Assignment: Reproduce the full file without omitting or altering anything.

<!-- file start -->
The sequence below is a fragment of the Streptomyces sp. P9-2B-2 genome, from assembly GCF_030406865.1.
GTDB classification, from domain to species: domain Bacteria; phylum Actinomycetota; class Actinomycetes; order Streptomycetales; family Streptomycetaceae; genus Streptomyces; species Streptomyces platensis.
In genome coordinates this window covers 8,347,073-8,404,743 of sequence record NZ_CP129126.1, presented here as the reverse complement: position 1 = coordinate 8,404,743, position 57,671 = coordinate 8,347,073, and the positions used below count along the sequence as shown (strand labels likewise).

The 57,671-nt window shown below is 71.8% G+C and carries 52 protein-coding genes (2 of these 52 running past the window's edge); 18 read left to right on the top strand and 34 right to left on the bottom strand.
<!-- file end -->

The sequence below is a fragment of the Streptomyces sp. P9-2B-2 genome, from assembly GCF_030406865.1.
GTDB classification, from domain to species: domain Bacteria; phylum Actinomycetota; class Actinomycetes; order Streptomycetales; family Streptomycetaceae; genus Streptomyces; species Streptomyces platensis.
In genome coordinates this window covers 8,347,073-8,404,743 of sequence record NZ_CP129126.1, presented here as the reverse complement: position 1 = coordinate 8,404,743, position 57,671 = coordinate 8,347,073, and the positions used below count along the sequence as shown (strand labels likewise).

The 57,671-nt window shown below is 71.8% G+C and carries 52 protein-coding genes (2 of these 52 running past the window's edge); 18 read left to right on the top strand and 34 right to left on the bottom strand.